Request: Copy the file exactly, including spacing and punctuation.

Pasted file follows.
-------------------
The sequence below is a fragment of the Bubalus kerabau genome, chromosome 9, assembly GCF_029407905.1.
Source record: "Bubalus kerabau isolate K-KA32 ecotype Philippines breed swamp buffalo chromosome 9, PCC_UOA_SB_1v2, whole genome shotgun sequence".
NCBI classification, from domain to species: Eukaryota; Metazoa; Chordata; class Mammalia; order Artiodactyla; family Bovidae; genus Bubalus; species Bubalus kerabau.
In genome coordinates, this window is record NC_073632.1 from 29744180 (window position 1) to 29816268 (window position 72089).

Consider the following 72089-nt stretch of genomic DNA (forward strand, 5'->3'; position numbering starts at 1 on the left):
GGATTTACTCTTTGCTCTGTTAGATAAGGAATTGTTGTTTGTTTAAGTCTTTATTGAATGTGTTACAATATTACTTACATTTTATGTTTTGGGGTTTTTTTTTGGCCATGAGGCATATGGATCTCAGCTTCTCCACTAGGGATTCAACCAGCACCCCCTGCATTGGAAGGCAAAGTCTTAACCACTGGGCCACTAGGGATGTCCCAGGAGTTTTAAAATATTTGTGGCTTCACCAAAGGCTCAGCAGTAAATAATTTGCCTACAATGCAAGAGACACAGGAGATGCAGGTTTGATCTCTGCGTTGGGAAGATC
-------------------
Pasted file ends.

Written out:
The sequence below is a fragment of the Bubalus kerabau genome, chromosome 9, assembly GCF_029407905.1.
Source record: "Bubalus kerabau isolate K-KA32 ecotype Philippines breed swamp buffalo chromosome 9, PCC_UOA_SB_1v2, whole genome shotgun sequence".
NCBI classification, from domain to species: Eukaryota; Metazoa; Chordata; class Mammalia; order Artiodactyla; family Bovidae; genus Bubalus; species Bubalus kerabau.
In genome coordinates, this window is record NC_073632.1 from 29744180 (window position 1) to 29816268 (window position 72089).

Consider the following 72089-nt stretch of genomic DNA (forward strand, 5'->3'; position numbering starts at 1 on the left):
GGATTTACTCTTTGCTCTGTTAGATAAGGAATTGTTGTTTGTTTAAGTCTTTATTGAATGTGTTACAATATTACTTACATTTTATGTTTTGGGGTTTTTTTTTGGCCATGAGGCATATGGATCTCAGCTTCTCCACTAGGGATTCAACCAGCACCCCCTGCATTGGAAGGCAAAGTCTTAACCACTGGGCCACTAGGGATGTCCCAGGAGTTTTAAAATATTTGTGGCTTCACCAAAGGCTCAGCAGTAAATAATTTGCCTACAATGCAAGAGACACAGGAGATGCAGGTTTGATCTCTGCGTTGGGAAGATC